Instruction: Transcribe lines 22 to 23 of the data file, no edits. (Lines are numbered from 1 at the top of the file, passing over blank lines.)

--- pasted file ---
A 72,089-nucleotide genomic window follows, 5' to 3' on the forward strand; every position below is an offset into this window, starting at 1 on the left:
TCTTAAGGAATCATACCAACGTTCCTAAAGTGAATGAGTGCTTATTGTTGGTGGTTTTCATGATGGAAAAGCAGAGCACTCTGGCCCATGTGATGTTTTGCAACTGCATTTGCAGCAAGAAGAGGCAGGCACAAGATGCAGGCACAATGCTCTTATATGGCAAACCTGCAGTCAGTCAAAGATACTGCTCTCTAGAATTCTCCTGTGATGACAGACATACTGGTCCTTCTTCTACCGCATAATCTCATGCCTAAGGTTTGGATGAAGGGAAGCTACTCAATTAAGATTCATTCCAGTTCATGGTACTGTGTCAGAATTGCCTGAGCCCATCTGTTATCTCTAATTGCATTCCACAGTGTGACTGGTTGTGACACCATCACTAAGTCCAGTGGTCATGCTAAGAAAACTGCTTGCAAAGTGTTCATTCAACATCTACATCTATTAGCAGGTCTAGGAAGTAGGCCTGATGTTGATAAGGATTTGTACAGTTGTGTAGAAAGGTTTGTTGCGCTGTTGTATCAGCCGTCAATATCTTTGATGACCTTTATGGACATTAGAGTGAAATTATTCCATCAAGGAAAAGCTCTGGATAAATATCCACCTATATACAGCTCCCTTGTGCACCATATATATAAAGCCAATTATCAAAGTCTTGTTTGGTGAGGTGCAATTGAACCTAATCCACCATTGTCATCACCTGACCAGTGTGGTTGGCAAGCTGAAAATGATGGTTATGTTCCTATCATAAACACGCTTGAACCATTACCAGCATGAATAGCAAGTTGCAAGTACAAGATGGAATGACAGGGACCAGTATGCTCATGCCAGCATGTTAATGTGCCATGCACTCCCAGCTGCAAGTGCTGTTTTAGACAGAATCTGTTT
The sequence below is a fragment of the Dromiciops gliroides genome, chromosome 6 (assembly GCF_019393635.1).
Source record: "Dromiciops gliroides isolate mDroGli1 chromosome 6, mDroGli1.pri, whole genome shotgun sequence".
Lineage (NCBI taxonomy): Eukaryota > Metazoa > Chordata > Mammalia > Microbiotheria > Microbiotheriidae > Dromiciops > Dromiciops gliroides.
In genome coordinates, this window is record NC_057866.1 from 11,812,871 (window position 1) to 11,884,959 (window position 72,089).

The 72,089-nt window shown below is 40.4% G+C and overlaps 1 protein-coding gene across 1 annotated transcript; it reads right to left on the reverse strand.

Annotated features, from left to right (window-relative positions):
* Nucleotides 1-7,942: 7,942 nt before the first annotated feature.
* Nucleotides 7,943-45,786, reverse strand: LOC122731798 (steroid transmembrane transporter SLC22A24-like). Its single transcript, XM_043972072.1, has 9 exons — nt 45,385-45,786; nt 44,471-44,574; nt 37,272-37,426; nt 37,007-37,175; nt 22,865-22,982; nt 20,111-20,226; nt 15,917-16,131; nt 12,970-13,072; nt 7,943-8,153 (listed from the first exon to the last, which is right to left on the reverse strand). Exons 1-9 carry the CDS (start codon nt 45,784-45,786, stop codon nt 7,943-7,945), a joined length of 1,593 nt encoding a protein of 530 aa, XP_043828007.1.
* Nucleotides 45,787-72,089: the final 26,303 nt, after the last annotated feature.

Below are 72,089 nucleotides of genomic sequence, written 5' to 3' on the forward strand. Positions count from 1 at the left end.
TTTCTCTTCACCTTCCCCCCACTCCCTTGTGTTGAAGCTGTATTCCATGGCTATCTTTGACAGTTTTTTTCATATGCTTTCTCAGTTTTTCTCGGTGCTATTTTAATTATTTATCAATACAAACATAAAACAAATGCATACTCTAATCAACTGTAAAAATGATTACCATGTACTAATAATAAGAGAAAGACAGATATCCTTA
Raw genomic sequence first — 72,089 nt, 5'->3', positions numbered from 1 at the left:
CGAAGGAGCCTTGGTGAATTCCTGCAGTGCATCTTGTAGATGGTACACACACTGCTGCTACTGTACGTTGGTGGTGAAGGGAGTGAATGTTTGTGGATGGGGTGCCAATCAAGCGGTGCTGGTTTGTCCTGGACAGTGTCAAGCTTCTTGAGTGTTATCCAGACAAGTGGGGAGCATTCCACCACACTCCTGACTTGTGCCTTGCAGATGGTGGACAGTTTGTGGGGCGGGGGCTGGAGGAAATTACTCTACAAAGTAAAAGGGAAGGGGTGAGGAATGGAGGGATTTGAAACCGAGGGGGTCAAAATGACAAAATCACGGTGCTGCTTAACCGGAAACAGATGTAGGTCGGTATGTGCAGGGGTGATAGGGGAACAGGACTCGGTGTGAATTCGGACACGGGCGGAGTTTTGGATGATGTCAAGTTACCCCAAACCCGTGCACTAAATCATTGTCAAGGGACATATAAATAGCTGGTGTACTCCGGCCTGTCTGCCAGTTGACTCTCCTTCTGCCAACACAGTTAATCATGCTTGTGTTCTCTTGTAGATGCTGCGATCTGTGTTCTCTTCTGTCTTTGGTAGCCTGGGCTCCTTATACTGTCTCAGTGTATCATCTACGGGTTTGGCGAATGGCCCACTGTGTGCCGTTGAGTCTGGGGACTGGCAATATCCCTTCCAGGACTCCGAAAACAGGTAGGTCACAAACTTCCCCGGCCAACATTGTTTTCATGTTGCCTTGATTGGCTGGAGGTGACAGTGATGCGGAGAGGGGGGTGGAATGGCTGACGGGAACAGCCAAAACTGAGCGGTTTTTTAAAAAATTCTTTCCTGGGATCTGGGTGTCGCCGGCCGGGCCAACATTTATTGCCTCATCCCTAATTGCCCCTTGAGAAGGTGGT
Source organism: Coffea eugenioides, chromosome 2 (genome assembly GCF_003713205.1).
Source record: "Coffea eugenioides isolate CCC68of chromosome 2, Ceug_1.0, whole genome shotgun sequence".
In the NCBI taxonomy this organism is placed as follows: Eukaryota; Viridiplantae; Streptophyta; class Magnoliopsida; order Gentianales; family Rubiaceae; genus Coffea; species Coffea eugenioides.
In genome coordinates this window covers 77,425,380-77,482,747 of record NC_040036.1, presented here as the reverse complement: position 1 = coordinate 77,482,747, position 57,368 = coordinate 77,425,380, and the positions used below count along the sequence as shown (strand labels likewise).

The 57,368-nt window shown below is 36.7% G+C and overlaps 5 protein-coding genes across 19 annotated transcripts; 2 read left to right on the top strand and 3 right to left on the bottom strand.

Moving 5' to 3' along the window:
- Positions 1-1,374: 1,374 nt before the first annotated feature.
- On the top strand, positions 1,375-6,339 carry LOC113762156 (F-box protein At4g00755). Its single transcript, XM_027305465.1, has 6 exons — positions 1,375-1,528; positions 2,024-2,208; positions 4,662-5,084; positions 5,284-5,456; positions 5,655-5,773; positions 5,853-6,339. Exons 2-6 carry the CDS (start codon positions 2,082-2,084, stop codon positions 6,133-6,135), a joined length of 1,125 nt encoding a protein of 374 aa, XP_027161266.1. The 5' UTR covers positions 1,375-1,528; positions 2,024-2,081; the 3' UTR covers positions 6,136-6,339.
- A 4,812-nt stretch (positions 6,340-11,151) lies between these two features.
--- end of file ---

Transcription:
- Positions 1-1,374: 1,374 nt before the first annotated feature.
- On the top strand, positions 1,375-6,339 carry LOC113762156 (F-box protein At4g00755). Its single transcript, XM_027305465.1, has 6 exons — positions 1,375-1,528; positions 2,024-2,208; positions 4,662-5,084; positions 5,284-5,456; positions 5,655-5,773; positions 5,853-6,339. Exons 2-6 carry the CDS (start codon positions 2,082-2,084, stop codon positions 6,133-6,135), a joined length of 1,125 nt encoding a protein of 374 aa, XP_027161266.1. The 5' UTR covers positions 1,375-1,528; positions 2,024-2,081; the 3' UTR covers positions 6,136-6,339.